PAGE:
Drawing from studies with pre and in-service teachers in Quebec, Smallest Circles First looks at how teacher agency engages with the educational calls to action from Canada’s Truth and Reconciliation Commission. Using drama education and theatre, Smallest Circles First explores how the classroom can be used as a liminal educational site to participate in reconciliatory praxis.
Smallest Circles First presents several arts-based educational research examples that illustrate how the arts provide a space for students, teachers, and communities to explore and learn about reconciliation praxis and responsibilities. By implementing arts based counter-narratives set against Settler Canadian history and geography, Smallest Circles First considers the implications of systemic racism, colonization, and political, social, and economic ramifications of governmental policies. Tangible examples from the book showcase how teachers and students can use the arts to learn specifically about their responsibilities in engaging with the TRC, in addition to how this work can still meet curricular learning outcomes.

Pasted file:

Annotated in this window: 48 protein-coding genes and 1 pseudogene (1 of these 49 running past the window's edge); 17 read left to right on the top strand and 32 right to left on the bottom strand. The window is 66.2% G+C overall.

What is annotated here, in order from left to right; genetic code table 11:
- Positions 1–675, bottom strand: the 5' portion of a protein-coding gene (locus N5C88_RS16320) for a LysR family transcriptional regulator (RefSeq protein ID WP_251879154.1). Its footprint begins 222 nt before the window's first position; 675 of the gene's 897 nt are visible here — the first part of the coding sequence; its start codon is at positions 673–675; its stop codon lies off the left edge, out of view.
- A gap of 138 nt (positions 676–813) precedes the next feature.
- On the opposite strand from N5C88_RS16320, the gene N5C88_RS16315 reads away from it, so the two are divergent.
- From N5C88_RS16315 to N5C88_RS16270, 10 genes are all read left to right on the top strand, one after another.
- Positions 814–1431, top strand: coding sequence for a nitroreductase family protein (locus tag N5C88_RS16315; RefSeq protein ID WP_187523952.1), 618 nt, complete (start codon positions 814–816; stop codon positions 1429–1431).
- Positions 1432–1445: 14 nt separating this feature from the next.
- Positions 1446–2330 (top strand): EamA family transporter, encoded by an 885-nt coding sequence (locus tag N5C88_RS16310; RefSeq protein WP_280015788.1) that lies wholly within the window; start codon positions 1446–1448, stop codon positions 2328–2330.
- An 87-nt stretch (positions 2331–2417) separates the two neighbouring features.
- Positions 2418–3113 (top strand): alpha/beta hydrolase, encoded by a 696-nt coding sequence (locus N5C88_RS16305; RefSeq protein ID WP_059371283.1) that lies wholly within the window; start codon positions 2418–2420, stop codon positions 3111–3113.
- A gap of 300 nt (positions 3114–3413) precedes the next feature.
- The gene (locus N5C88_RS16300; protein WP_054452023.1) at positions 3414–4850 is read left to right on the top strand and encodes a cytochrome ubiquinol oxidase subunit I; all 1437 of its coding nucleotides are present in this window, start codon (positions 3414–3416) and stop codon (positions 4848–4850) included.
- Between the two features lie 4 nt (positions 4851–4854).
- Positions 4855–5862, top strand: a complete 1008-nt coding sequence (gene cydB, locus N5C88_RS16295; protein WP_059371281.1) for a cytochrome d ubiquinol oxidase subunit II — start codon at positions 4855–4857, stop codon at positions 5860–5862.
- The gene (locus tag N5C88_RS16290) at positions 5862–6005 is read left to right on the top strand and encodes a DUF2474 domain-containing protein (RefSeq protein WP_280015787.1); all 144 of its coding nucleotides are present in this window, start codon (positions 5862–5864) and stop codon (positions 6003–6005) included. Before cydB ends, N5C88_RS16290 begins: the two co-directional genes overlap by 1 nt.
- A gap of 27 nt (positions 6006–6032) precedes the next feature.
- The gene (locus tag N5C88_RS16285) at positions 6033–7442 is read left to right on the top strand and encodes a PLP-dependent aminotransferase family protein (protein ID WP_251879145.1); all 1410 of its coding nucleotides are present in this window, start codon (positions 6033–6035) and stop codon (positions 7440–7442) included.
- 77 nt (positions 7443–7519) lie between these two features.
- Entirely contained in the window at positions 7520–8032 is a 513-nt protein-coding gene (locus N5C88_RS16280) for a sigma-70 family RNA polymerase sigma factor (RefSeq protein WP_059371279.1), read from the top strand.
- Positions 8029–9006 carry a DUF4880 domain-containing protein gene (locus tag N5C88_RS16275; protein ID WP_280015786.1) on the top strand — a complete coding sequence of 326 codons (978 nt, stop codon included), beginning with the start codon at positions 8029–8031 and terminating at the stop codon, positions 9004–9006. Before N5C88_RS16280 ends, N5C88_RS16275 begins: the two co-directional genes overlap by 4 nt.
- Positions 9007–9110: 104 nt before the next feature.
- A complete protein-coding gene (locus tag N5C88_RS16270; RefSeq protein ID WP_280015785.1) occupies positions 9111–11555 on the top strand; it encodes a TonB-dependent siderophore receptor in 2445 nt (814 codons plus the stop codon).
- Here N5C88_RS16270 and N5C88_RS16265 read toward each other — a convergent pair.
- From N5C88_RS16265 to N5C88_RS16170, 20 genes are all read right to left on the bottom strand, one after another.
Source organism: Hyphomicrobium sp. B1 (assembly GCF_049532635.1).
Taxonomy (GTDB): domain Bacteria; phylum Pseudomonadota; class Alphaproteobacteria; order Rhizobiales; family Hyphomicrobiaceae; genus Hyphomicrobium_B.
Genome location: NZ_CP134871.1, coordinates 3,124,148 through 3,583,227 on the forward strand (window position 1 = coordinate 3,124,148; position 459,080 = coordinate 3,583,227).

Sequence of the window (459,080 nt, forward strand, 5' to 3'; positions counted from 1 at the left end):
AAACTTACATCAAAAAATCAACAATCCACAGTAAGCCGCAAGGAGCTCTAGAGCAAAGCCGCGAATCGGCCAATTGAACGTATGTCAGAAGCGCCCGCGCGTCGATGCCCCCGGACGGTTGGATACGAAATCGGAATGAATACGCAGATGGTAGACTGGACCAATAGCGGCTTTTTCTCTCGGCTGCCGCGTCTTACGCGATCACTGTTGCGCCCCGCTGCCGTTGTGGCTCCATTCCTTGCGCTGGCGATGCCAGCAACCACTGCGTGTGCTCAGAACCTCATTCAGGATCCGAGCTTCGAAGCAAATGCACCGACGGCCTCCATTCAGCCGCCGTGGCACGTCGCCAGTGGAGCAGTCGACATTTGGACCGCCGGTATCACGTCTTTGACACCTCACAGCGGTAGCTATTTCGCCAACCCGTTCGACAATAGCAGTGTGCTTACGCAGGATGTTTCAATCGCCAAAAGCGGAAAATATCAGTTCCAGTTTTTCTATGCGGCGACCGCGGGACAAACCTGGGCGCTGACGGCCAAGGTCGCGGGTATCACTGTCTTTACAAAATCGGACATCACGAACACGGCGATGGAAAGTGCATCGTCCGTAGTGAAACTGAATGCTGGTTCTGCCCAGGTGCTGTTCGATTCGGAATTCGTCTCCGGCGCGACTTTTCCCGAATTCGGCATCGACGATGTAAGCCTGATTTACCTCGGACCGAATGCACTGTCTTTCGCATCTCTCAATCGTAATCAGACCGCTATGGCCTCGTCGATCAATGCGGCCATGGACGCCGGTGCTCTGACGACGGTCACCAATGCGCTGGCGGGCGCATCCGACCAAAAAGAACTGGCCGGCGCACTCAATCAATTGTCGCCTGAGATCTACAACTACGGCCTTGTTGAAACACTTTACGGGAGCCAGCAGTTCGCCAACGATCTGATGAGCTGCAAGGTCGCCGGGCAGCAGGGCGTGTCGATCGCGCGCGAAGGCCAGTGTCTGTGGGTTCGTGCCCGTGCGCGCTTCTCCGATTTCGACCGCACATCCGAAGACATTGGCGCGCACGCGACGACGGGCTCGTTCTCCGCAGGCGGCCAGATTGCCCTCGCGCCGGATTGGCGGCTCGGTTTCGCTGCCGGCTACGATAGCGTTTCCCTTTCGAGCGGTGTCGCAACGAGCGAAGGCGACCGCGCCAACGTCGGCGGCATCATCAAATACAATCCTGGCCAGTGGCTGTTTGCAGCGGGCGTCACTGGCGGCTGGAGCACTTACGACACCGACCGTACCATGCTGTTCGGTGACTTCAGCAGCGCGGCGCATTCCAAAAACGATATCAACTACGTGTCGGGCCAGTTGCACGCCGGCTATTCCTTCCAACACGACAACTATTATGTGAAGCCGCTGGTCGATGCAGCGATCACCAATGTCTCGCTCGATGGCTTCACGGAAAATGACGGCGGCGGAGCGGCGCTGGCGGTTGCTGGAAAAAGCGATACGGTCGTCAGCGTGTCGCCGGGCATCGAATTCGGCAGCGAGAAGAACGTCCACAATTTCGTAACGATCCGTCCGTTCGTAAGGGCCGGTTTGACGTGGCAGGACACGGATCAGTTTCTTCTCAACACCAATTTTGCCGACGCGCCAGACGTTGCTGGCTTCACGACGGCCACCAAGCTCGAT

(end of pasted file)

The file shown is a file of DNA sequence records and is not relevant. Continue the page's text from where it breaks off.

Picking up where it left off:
Mindy R. Carter is an associate professor and the director of teacher education at McGill University.